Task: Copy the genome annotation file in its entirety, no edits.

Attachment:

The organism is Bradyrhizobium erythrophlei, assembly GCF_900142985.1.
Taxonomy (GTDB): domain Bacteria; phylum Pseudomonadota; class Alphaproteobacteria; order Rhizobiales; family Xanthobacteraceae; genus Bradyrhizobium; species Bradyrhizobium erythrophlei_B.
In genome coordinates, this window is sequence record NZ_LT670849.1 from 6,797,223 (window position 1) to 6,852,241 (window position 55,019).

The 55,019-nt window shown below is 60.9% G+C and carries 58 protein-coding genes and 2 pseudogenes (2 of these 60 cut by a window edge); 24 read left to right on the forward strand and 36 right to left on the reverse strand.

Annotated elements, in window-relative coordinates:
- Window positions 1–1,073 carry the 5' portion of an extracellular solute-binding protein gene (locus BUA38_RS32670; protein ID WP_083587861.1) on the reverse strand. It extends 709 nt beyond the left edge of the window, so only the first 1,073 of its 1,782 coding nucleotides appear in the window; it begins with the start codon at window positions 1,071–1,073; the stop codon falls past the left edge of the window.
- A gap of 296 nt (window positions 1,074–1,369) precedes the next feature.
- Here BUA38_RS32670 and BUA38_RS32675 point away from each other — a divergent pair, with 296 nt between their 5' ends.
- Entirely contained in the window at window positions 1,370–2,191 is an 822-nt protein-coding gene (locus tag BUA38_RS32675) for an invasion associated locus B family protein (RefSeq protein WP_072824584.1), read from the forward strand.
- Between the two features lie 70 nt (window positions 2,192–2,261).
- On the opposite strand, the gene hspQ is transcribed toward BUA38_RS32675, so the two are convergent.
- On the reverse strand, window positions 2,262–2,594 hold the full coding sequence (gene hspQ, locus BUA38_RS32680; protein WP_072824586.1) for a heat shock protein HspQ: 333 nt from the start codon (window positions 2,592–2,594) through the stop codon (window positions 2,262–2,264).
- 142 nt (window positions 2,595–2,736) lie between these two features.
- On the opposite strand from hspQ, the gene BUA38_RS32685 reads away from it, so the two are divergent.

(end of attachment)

The organism is Bradyrhizobium erythrophlei, assembly GCF_900142985.1.
Taxonomy (GTDB): domain Bacteria; phylum Pseudomonadota; class Alphaproteobacteria; order Rhizobiales; family Xanthobacteraceae; genus Bradyrhizobium; species Bradyrhizobium erythrophlei_B.
In genome coordinates, this window is sequence record NZ_LT670849.1 from 6,797,223 (window position 1) to 6,852,241 (window position 55,019).

The 55,019-nt window shown below is 60.9% G+C and carries 58 protein-coding genes and 2 pseudogenes (2 of these 60 cut by a window edge); 24 read left to right on the forward strand and 36 right to left on the reverse strand.

Annotated elements, in window-relative coordinates:
- Window positions 1–1,073 carry the 5' portion of an extracellular solute-binding protein gene (locus BUA38_RS32670; protein ID WP_083587861.1) on the reverse strand. It extends 709 nt beyond the left edge of the window, so only the first 1,073 of its 1,782 coding nucleotides appear in the window; it begins with the start codon at window positions 1,071–1,073; the stop codon falls past the left edge of the window.
- A gap of 296 nt (window positions 1,074–1,369) precedes the next feature.
- Here BUA38_RS32670 and BUA38_RS32675 point away from each other — a divergent pair, with 296 nt between their 5' ends.
- Entirely contained in the window at window positions 1,370–2,191 is an 822-nt protein-coding gene (locus tag BUA38_RS32675) for an invasion associated locus B family protein (RefSeq protein WP_072824584.1), read from the forward strand.
- Between the two features lie 70 nt (window positions 2,192–2,261).
- On the opposite strand, the gene hspQ is transcribed toward BUA38_RS32675, so the two are convergent.
- On the reverse strand, window positions 2,262–2,594 hold the full coding sequence (gene hspQ, locus BUA38_RS32680; protein WP_072824586.1) for a heat shock protein HspQ: 333 nt from the start codon (window positions 2,592–2,594) through the stop codon (window positions 2,262–2,264).
- 142 nt (window positions 2,595–2,736) lie between these two features.
- On the opposite strand from hspQ, the gene BUA38_RS32685 reads away from it, so the two are divergent.